While the true cause of lymphedema is still under investigation, we know that dysfunction in the lymph system results in the collection of lymphatic fluid in one or more areas of the body. We know that patients who have had their lymph nodes removed due to cancer, received chemotherapy, or underwent radiation treatment are more likely to develop secondary lymphedema.
Pre-surgical appointments with your breast and plastic surgeons are incredibly important but can also be overwhelming. Prior to cancer surgery, the focus of the conversation is often centered on your cancer care and reconstruction goals and plan.
However, given the amount of information that those visits need to cover, often the risks and signs of lymphedema after lymph node removal ends up being a secondary concern.
In recognition of World Lymphedema Day on March 6, here are some common myths and truths about this condition.
Myth: I only had a sentinel lymph node biopsy, not an axillary node dissection. I will not get lymphedema.
Truth: The rate of developing lymphedema after axillary lymph node dissection is reported at approximately 20-30%. While the risk of developing lymphedema is indeed much lower amongst sentinel lymph node biopsy patients, it is not zero —the incidence is around 5%. Components of adjuvant cancer treatment such as chemotherapy and radiation are known risk factors for developing lymphedema.
Myth: Flying in an airplane after lymph node surgery will cause lymphedema.
Truth: The only lifestyle-related risk factors for developing lymphedema that have been identified in the literature are weight gain and infections. There is no connection between air travel and lymphedema.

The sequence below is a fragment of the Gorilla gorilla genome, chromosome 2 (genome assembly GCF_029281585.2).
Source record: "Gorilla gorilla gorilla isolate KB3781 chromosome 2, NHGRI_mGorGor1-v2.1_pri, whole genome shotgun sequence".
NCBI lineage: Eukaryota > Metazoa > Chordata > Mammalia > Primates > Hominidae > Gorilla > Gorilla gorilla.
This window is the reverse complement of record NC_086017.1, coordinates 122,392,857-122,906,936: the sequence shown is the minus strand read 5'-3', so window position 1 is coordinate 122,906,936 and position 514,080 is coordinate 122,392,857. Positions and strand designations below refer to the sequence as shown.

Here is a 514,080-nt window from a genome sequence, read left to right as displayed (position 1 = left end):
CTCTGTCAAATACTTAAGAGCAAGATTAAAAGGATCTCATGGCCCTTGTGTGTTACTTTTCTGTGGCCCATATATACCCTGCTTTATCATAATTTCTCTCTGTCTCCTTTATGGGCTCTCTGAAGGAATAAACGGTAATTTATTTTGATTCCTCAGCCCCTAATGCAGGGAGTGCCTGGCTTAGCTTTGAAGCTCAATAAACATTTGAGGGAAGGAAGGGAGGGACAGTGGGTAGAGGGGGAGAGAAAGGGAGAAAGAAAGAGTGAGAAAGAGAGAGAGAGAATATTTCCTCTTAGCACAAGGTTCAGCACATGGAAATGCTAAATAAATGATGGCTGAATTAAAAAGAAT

Myth: Vigorous exercise will cause lymphedema and should be avoided.
Truth: This older recommendation has been largely disproven in the literature, and the National Cancer Institute now recommends that carefully controlled exercise is safe for patients with lymphedema. In fact, maintaining normal body weight and avoiding weight gain with supervised exercise and a healthy diet can be beneficial in preventing lymphedema in at risk patients.
Myth: Getting my blood drawn, having my blood pressure taken, or wearing jewelry on the side where lymph nodes were removed will cause lymphedema.
Truth: The recommendations to avoid venipuncture or compression to the limb are old and pervasive but not supported with good scientific evidence. Blood draws and blood pressure readings are safe, although patients may prefer to use the unaffected arm.
When reasonably possible, the goal is to avoid unnecessary trauma or stress to the side where lymph node surgery was performed. We want to avoid skin infection (cellulitis) on the affected arm. Repeated episodes of infection on the affected arm may cause increased damage to the lymphatic system and increase fibrosis.
Myth: Compression garments will not stop my lymphedema from getting worse.
Truth: Compression garments are a key part of the treatment for lymphedema, and in patients with mild lymphedema, they are our first line treatment. In fact, well-fitted compression garments that are replaced after three to six months of continuous use can reliably prevent the progression of lymphedema.
Diligence in wearing compression garments can stabilize and even reduce limb measurements, improve symptoms, and optimize a person’s candidacy for surgical treatments and maximize their benefit after lymphedema surgery.
Myth: I have lymphedema now, and there’s nothing that can be done.
Truth: In addition to compression therapy and limb volume reduction treatments with lymphedema therapists, there are now surgical options for lymphedema. Surgeries include liposuction, microsurgical vascularized lymph node transfer, and lymphovenous bypass using supermicrosurgery. These surgical interventions can both improve your symptoms and also decrease your risk of life-threatening infections.
Read more about lymphedema surgery services at Baylor Medicine or call 713–798–4321.
Learn more about World Lymphedema Day.
-By Dr. Jessie Z. Yu, assistant professor of surgery in the Division of Adult Plastic Surgery at Baylor College of Medicine